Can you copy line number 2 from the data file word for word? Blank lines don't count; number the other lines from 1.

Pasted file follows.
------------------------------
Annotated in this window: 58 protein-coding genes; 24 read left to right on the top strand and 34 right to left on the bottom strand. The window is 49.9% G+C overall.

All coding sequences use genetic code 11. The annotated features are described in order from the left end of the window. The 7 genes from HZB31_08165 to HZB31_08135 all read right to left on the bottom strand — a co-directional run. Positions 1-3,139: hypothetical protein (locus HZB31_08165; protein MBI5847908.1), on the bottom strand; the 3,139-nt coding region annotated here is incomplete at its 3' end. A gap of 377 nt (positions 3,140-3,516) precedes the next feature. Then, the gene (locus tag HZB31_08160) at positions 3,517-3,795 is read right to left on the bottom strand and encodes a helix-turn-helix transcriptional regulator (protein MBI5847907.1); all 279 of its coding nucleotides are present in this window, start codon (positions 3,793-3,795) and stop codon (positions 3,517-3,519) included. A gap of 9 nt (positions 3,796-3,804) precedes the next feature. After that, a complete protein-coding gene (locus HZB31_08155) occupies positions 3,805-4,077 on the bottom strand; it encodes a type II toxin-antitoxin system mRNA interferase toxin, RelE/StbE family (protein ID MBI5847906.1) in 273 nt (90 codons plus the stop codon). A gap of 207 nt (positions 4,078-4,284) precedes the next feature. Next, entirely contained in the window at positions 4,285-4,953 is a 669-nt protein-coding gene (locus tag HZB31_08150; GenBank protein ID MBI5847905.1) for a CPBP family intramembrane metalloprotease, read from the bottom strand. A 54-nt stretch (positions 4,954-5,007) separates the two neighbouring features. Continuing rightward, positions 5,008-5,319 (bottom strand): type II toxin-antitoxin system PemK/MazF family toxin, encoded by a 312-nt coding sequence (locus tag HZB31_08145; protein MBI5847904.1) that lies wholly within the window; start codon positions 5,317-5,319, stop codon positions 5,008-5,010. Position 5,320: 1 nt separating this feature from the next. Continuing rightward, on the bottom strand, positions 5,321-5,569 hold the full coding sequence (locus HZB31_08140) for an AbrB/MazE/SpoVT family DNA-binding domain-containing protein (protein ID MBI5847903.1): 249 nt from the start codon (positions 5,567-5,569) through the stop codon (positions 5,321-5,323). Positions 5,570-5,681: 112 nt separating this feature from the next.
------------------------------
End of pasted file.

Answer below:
All coding sequences use genetic code 11. The annotated features are described in order from the left end of the window. The 7 genes from HZB31_08165 to HZB31_08135 all read right to left on the bottom strand — a co-directional run. Positions 1-3,139: hypothetical protein (locus HZB31_08165; protein MBI5847908.1), on the bottom strand; the 3,139-nt coding region annotated here is incomplete at its 3' end. A gap of 377 nt (positions 3,140-3,516) precedes the next feature. Then, the gene (locus tag HZB31_08160) at positions 3,517-3,795 is read right to left on the bottom strand and encodes a helix-turn-helix transcriptional regulator (protein MBI5847907.1); all 279 of its coding nucleotides are present in this window, start codon (positions 3,793-3,795) and stop codon (positions 3,517-3,519) included. A gap of 9 nt (positions 3,796-3,804) precedes the next feature. After that, a complete protein-coding gene (locus HZB31_08155) occupies positions 3,805-4,077 on the bottom strand; it encodes a type II toxin-antitoxin system mRNA interferase toxin, RelE/StbE family (protein ID MBI5847906.1) in 273 nt (90 codons plus the stop codon). A gap of 207 nt (positions 4,078-4,284) precedes the next feature. Next, entirely contained in the window at positions 4,285-4,953 is a 669-nt protein-coding gene (locus tag HZB31_08150; GenBank protein ID MBI5847905.1) for a CPBP family intramembrane metalloprotease, read from the bottom strand. A 54-nt stretch (positions 4,954-5,007) separates the two neighbouring features. Continuing rightward, positions 5,008-5,319 (bottom strand): type II toxin-antitoxin system PemK/MazF family toxin, encoded by a 312-nt coding sequence (locus tag HZB31_08145; protein MBI5847904.1) that lies wholly within the window; start codon positions 5,317-5,319, stop codon positions 5,008-5,010. Position 5,320: 1 nt separating this feature from the next. Continuing rightward, on the bottom strand, positions 5,321-5,569 hold the full coding sequence (locus HZB31_08140) for an AbrB/MazE/SpoVT family DNA-binding domain-containing protein (protein ID MBI5847903.1): 249 nt from the start codon (positions 5,567-5,569) through the stop codon (positions 5,321-5,323). Positions 5,570-5,681: 112 nt separating this feature from the next.